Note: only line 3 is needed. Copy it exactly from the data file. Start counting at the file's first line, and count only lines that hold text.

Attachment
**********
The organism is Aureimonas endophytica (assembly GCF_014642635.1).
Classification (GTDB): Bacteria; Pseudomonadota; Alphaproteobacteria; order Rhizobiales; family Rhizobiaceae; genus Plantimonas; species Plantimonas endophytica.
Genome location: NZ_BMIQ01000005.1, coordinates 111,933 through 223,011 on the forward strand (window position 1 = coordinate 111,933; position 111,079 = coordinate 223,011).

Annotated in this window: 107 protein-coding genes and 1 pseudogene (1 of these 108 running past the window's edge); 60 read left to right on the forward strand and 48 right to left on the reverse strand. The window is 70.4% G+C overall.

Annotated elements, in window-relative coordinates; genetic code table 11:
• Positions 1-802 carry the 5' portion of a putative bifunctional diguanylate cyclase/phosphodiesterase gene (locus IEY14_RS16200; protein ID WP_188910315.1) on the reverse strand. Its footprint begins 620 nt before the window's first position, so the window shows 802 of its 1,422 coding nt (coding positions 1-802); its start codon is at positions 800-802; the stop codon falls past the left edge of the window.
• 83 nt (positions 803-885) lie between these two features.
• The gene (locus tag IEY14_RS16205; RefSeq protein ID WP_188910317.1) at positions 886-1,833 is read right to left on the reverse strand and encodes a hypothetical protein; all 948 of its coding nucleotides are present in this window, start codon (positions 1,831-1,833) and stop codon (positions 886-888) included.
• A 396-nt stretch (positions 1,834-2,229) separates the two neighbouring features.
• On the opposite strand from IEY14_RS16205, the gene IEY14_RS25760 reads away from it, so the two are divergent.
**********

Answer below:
Genome location: NZ_BMIQ01000005.1, coordinates 111,933 through 223,011 on the forward strand (window position 1 = coordinate 111,933; position 111,079 = coordinate 223,011).